About OCHA Somalia

OCHA has mobilized and coordinated humanitarian efforts in Somalia since 1999. The humanitarian crisis in Somalia remains significant and OCHA aims to ensure a well-coordinated, effective and principled inter-agency humanitarian response. By providing a coherent approach to humanitarian action in Somalia, OCHA helps to avoid duplication of aid response and maximizes resources.

Somalia is slowly emerging from more than two decades of civil war. However, humanitarian needs remain vast and Somalia's humanitarian crisis remains among the largest and most complex in the world. After two years of incremental improvements following the devastating famine in 2011, a lethal mix of drought, surging food prices, increasing malnutrition, insecurity and slow funding has plunged the humanitarian situation into significant decline.

About 3.2 million people are in need of life-saving or livelihood support. Inadequate basic social services continue to undermine the resilience of the people. Coping capacities are severely stretched and vulnerable families are left with limited to no coping mechanisms and risk being pushed further into destitution and relying on humanitarian assistance. An estimated 635,000 displaced people in settlements need support to meet basic minimum standards including education, health, shelter and water, sanitation and hygiene. Malnutrition rates also remain among the highest in the world, with 218,000 children under the age of five acutely malnourished; about 43,800 children are so malnourished they risk dying.

The fragile humanitarian situation is against a backdrop of abject poverty. Coverage, quality and access to basic social services in the country remain extremely low. Only one in three Somalis has access to safe water; one in every 10 Somali children die before seeing their first birthday; one in 18 women die in childbirth; the majority of displaced people live in sub-standard shelter.

OCHA Somalia field presence

Access to parts of Somalia remains a key challenge due to insecurity. Despite this, OCHA Somalia continues to evolve to reflect the humanitarian and operating landscape in Somalia and has offices in Mogadishu and seven larger towns throughout the country, and an office in Nairobi, Kenya.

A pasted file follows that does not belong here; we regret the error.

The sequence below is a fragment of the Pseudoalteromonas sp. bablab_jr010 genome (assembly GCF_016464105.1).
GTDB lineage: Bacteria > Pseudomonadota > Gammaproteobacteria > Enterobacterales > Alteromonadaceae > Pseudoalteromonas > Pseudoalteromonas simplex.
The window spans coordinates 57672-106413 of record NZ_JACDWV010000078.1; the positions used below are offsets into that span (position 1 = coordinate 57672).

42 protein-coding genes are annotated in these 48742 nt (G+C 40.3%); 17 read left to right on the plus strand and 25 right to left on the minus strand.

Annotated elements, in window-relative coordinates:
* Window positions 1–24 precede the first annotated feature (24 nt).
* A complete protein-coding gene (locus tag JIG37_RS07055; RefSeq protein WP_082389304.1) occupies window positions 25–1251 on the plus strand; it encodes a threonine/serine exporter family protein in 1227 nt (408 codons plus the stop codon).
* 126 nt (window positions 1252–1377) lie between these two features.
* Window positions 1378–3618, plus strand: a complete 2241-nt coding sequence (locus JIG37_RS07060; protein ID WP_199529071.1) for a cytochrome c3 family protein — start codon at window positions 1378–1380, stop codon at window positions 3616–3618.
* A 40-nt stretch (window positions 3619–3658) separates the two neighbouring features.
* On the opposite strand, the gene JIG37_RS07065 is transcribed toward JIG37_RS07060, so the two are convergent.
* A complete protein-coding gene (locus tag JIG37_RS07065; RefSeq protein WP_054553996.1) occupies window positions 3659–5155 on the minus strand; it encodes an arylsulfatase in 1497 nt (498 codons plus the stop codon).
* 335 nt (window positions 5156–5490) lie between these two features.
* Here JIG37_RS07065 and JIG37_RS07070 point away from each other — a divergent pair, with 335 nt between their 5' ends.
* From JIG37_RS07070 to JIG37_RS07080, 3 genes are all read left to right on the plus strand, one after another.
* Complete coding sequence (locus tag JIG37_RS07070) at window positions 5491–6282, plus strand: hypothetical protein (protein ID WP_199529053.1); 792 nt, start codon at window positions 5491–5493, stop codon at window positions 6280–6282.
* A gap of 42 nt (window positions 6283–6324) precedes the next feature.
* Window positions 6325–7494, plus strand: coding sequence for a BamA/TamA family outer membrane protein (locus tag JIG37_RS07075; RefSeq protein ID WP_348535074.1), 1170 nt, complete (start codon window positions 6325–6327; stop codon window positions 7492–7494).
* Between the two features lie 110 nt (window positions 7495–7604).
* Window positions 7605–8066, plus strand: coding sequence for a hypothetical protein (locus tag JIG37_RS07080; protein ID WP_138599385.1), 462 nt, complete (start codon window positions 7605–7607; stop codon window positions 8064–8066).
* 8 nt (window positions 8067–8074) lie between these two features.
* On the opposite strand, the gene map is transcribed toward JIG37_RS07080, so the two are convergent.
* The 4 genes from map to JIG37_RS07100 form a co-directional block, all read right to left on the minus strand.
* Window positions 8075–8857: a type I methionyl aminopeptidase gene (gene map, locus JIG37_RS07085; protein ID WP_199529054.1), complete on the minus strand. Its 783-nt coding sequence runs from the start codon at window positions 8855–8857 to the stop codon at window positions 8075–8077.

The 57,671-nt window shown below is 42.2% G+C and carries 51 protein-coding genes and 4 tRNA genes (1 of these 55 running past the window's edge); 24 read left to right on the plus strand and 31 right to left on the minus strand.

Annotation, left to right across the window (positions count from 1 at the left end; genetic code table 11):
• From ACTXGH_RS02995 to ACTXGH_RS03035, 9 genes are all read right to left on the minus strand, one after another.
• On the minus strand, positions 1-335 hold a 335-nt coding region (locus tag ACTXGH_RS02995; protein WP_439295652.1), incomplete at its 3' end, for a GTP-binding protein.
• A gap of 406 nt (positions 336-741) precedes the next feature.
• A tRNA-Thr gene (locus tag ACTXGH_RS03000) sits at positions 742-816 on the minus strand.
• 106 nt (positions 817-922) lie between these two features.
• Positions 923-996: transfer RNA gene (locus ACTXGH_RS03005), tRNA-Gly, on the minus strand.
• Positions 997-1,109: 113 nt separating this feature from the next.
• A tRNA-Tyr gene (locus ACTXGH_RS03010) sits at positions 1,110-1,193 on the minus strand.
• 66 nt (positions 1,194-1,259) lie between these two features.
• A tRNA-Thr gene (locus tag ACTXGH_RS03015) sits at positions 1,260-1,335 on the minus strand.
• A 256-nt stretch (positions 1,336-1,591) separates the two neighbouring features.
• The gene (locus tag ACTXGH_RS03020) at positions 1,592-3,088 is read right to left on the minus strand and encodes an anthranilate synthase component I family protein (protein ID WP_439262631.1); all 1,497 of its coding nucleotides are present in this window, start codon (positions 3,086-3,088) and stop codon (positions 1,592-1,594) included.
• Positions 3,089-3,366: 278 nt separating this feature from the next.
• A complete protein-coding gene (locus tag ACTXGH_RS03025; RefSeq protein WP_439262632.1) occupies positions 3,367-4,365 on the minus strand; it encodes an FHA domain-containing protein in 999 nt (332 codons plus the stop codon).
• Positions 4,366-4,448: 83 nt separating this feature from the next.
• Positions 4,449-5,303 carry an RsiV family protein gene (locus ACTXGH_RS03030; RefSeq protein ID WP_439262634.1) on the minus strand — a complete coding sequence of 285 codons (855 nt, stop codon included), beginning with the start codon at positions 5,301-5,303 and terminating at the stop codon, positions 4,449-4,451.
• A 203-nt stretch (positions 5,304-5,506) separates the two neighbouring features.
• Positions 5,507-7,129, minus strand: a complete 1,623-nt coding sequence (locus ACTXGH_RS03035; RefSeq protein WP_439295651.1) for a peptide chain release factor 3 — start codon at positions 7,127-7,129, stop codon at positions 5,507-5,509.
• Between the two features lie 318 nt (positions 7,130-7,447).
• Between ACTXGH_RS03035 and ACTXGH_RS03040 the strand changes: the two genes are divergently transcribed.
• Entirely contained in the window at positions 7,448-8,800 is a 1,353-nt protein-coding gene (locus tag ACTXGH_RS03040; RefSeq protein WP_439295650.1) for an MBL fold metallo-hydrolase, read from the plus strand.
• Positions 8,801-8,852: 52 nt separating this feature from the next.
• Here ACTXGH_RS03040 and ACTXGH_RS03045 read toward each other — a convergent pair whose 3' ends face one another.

OCHA Somalia structure

OCHA Somalia comprises five substantive units: coordination, information management, communications, funding and administration.

OCHA's mission

In line with OCHA's mission statement, OCHA Somalia mobilizes and coordinates effective and principled humanitarian action in partnership with national and international actors to:

  • Alleviate human suffering in complex emergencies;
  • Promote preparedness and prevention efforts to reduce future vulnerability.

Funding to OCHA Somalia

Year:

Donors USD
Requirements for 2012 10,352,781
Earmarked Contributions 7,484,933
Austria
589,777
Canada (CIDA)
495,638
Cyprus
64,599
European Commission (DG-ECHO)
742,811
Ireland (IRISH AID)
746,793
Italy
662,252
Japan
1,000,000
Malta
33,699
Norway
860,699
Sweden (Sida)
627,059
Switzerland (DEZA)
255,102
United Kingdom (DFID)
406,504
United States (US-USAID-OFDA)
1,000,000
Opening Balance ** 4,006,841
Total (Contributions + Opening Balance) *** 11,491,774
Funding (%) 111%
 
* In 2012 OCHA received unearmarked contributions from the following donors: Afghanistan, Australia (Ausaid), Austria, Belgium, Canada (CIDA), China, Czech Republic, Denmark, Estonia, Finland, France, Germany, Hungary, Ireland (IRISH AID), Japan, Kazakhstan, Korea, Republic of (Korea), Luxembourg, Monaco, Netherlands, New Zealand (NZAID), Norway, Poland, Russian Federation, Singapore, Sweden (MFA), Switzerland (DEZA), United Arab Emirates, United Kingdom (DFID), United States (USA-PRM), United States (US-State-IO)
** May include unearmarked and earmarked funding with implementation dates beyond the calendar year
*** Excludes miscellaneous income (e.g. adjustments, gain/losses on exchange rate etc.)
Funding information from the OCHA Contributions Tracking System